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Quarantining arriving travelers in the era of COVID-19: balancing the risk and benefits a learning experience from Bahrain

Abstract

The quarantine period imposed to travelers in many countries due to COVID19 is a major obstacle for any traveler. Lifting the quarantine period could lead to significant improvement in people’s quality of life and any country’s economy. Bahrain have used two quarantine models from arriving passengers. We report data about the incidence of COVID19 on arriving passengers at Bahrain International airport. Infection rates were reported on arrival, during quarantine and after leaving quarantine. Results showed that travelers had low incidence of COVID19 on arriving and during the quarantine period, while becoming at higher risk after leaving quarantine. We concluded that quarantine requirement maybe lifted for arriving travelers. Testing upon arrival with implementation of the public health preventative measures can minimize the risk of transmission.

Background

The outbreak of severe acute respiratory syndrome coronavirus 2 (SARS-CoV-2) infections have infected more than 65 million people worldwide and Bahrain has witnessed over 87,000 cases to date [1]. This pandemic had its implications on all aspects of life, and it especially affected many countries economically. Different countries instated quarantine measures for international arrivals. A 14 day quarantine with testing upon exit has been a common practice [2].

The quarantine period is an obstacle for travelers. There is potential improvement in people’s quality of life (QOL) and to the country’s economy should this quarantine period be lifted. Quarantine hinders people from attending their work and business in timely manner. There are issues that require urgency such as, diplomatic missions and urgent business dealings, which could be delayed and canceled due quarantine. Implementing quarantine incur a significant cost to the health authorities, as there is a need to test, track and follow up. This can prove to be a financial and a resources burden. Quarantine also have a negative psychological effects. Stemming from people lack ability of managing quarantine challenges; Such as, social isolation, loss of freedom, and uncertainty over disease status [3].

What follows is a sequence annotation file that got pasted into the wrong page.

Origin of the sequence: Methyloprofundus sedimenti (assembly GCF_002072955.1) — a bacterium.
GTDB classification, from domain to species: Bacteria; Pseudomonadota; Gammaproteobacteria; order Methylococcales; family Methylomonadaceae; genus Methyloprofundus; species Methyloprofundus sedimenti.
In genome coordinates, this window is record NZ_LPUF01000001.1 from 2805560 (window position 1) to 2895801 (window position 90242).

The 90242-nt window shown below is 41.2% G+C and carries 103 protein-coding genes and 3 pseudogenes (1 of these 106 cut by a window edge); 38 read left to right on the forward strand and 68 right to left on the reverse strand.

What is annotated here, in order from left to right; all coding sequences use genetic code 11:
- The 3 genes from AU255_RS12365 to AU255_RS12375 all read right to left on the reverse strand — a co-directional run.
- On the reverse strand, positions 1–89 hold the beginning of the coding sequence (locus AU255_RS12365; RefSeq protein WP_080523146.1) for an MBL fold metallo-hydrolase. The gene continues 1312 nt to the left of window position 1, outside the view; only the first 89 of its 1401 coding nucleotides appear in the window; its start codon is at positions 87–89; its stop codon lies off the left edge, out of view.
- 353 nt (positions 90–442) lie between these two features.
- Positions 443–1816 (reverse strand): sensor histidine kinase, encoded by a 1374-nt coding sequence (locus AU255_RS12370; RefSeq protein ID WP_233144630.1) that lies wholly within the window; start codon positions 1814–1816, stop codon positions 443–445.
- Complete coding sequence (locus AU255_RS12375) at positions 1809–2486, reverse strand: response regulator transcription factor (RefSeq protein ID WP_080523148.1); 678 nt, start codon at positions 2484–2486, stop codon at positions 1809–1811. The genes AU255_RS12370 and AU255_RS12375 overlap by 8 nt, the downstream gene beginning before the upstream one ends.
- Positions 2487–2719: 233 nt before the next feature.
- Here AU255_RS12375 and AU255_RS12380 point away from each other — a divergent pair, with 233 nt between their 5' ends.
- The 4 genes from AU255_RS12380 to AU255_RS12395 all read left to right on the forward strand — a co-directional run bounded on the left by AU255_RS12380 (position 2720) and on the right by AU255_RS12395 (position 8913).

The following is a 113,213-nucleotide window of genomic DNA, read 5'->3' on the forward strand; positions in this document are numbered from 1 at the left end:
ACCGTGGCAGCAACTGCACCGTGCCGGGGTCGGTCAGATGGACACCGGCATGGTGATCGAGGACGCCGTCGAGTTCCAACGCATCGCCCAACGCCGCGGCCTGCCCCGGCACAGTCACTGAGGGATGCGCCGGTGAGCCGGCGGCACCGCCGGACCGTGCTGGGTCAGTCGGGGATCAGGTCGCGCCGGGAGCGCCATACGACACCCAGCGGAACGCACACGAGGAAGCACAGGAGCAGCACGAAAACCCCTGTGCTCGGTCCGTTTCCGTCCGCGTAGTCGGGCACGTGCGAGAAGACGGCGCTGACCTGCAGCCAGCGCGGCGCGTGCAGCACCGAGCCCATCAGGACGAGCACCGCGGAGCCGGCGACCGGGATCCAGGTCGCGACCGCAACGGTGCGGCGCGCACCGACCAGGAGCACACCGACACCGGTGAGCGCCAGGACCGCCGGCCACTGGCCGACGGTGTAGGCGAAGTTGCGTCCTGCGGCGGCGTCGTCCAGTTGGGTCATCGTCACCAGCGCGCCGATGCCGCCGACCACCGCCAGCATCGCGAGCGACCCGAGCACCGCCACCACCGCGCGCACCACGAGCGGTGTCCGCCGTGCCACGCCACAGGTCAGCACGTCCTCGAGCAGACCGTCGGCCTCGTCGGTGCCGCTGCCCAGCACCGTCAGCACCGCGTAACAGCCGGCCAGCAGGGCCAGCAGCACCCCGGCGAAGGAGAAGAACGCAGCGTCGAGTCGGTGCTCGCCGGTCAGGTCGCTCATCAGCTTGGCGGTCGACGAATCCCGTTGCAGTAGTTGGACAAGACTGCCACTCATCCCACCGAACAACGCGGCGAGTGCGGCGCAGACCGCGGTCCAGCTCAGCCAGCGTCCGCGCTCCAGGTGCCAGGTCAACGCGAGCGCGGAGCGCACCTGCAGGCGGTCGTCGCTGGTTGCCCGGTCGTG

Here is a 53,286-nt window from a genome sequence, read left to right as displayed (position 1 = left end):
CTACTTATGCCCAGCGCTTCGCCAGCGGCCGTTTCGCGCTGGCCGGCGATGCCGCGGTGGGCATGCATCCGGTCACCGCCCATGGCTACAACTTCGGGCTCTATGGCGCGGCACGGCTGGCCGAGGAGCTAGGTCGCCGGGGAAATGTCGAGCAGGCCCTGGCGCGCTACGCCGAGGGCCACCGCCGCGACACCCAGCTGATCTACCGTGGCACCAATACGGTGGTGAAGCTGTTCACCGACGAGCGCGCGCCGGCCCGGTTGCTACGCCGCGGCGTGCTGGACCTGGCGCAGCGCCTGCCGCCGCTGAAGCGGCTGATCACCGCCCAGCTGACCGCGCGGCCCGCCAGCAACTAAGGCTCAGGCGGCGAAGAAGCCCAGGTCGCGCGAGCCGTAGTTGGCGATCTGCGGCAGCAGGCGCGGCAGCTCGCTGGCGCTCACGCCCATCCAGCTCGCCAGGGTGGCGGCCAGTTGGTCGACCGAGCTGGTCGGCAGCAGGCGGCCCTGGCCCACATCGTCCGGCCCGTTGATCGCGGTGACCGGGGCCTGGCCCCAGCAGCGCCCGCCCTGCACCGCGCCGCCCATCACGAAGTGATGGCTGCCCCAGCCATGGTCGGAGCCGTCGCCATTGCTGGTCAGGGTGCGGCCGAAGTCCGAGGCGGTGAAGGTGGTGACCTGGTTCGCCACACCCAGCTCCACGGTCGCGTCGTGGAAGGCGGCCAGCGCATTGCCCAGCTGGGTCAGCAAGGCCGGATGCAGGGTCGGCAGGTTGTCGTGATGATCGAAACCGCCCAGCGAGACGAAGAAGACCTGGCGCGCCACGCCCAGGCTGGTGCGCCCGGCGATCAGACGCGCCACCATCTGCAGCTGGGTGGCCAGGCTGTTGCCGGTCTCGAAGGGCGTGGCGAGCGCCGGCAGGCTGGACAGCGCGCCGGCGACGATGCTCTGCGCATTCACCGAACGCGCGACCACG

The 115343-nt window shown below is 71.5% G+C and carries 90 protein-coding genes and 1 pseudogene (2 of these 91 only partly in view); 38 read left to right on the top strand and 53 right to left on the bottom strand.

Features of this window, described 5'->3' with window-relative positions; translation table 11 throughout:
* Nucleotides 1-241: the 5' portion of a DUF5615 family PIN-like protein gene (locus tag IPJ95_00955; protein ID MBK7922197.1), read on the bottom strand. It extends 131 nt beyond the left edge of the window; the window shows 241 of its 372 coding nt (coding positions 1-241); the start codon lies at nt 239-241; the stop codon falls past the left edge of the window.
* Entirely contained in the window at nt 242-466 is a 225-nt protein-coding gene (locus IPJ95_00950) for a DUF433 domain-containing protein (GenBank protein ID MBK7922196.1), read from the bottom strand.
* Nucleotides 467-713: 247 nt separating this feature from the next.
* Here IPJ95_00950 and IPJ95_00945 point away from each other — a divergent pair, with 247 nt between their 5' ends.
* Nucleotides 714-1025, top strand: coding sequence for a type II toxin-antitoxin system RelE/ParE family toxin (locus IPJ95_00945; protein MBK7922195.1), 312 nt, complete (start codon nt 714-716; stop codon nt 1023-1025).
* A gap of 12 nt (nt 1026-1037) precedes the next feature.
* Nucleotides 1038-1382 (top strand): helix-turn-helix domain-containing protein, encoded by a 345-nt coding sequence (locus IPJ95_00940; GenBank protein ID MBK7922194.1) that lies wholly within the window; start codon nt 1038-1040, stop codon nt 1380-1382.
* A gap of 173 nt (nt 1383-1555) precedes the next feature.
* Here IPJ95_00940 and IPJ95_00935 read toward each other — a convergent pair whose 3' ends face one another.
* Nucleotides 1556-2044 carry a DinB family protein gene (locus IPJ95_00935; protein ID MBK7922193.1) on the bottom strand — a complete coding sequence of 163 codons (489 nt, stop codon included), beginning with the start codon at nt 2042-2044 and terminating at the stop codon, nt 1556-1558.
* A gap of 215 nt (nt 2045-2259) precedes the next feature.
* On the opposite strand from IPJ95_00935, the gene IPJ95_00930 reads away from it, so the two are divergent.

Maldives, Turkey, UAE, Mexico and Brazil have removed the quarantine period for visitors. Other countries have stratified arrivals based on the risk of the country of origin. This has been a common measures in European countries like Austria, Slovakia, Switzerland and Netherlands.

The quarantine measures may not be necessary. In this manuscript we discuss Bahrain’s data and experience about quarantining of international travelers.

Main text

The quarantine measures were especially important early during the pandemic, when the majority of cases in Bahrain were travelers. Between 24 February and 31 March, travelers made up 60% of all cases in Bahrain, with the local cases being contacts of those travelers. As local transmission within the country grew, local cases became the majority of cases. In April and May, local transmission cases made up more than 95% of all cases in Bahrain. This was due to increased local transmission and decreased in traveling. There were 8477 cases due to local transmission in May compared to 2349 cases in April.

We retrospectively examined the data of all arrivals at Bahrain International Airport between 15th May to 30th June 2020. There were 10,784 passengers arriving and all were tested. 335 (3.1%) tested positive upon arrival. All other travelers entered quarantine for 14 days after testing negative. Only 63 passengers (0.6%) who entered quarantine tested positive. Furthermore, 276 (2.6%) of the arrivals who were negative after completion of the quarantine period, got infected by coming in contact to a positive case in Bahrain.